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Christy Clark says NDP fundraising letters are wrong

VANCOUVER (NEWS1130) – At a campaign stop at the Vaisakhi parade in Surrey Saturday, Liberal Leader Christy Clark criticized the NDP for fundraising letters sent to the business community.

The letter asks for a $5,000 donation, after it mentions the specific amount that business or individual donated to the Liberals in the past.

“It is our hope that you will adopt a balanced approach to your support in the lead up to the election in May,” it states. “I am asking your organization to make a contribution in the range of $5,000 now to show your commitment to a balanced approach to government.”

Some businesses say it implies a donation is prudent, given the NDP might form the next government.

BC Liberal Leader Christy Clark says it’s not a way to win friends.

“I just think it’s wrong for any political party to decide that they want to send that kind of a letter, because it sounds to me that, what they’re doing…they haven’t even finished the election and they’re already drawing up an enemies list.”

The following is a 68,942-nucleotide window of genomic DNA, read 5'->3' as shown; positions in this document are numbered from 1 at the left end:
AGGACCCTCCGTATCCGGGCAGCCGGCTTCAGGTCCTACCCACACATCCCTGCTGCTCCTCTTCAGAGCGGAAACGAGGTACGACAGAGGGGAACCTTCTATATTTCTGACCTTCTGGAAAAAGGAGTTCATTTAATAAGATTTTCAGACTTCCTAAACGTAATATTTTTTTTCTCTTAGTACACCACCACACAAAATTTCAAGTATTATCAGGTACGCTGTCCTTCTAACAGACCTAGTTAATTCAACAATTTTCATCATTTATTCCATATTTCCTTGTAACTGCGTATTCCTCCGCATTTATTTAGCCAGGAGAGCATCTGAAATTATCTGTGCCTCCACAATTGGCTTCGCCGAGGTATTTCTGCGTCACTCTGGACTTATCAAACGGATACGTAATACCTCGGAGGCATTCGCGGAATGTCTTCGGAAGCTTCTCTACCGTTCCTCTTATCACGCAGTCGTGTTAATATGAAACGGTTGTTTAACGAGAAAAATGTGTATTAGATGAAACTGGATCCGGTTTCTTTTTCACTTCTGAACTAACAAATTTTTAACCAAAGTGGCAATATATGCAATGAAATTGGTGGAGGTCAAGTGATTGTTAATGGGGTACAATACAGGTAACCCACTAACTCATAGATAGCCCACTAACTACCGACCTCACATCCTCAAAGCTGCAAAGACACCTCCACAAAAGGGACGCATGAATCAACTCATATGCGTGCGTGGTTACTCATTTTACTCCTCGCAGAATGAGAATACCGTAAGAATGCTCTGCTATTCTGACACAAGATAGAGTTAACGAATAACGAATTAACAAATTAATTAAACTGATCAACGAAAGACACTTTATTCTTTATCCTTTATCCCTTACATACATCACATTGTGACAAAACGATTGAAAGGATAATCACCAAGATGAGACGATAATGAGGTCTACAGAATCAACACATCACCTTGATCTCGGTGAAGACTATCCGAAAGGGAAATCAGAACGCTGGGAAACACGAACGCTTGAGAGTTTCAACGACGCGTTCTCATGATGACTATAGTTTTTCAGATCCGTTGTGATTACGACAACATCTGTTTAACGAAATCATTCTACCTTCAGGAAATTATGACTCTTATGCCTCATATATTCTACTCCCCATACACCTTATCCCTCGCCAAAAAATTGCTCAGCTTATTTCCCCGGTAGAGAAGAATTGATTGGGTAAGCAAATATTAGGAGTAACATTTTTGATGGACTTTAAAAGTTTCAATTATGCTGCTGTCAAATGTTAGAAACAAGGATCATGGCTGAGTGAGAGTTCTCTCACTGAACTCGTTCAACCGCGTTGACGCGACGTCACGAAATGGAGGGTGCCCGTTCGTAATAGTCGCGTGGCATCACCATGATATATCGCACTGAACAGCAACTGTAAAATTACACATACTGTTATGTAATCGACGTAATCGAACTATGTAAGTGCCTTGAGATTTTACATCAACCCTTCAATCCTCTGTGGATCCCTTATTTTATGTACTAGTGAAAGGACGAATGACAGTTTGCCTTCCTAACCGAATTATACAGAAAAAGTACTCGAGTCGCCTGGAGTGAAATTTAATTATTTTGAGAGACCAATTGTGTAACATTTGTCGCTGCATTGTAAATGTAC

She understands leaders can solicit to anyone, but feels the letter had a ‘donate or else’ tone, making the donations seem mandatory.

“It sends the wrong message, when you say you want to work with the business community you want to work with employers and create jobs, and on the hand, send a letter like that, it’s just not on.”

Liberal candidate Mike de Jong is calling on the NDP to fire their provincial secretary for writing the letters.

Meanwhile, the Liberal leader was asked if she’s feeling any backlash from the ethnic vote scandal. Clark says folks are glad the government brought the Times of India Film Awards to Vancouver.

The Liberals weren’t the only political party at the Sikh festival. Three out of the four premier hopefuls were there to meet and greet people in Surrey Saturday.

Does the glad-handing impress voters?

“It takes away from our culture. They come here for the politics. It kind of bothers me,” says one young man.

“They think about their own interests, whether it be politicians, whether it be their own businesses. People use this as a tool to advertise their own interests,” says another man.

With an election just weeks away, others say it’s a good opportunity for leaders to learn about South Asian culture and to get to know the voters in the community.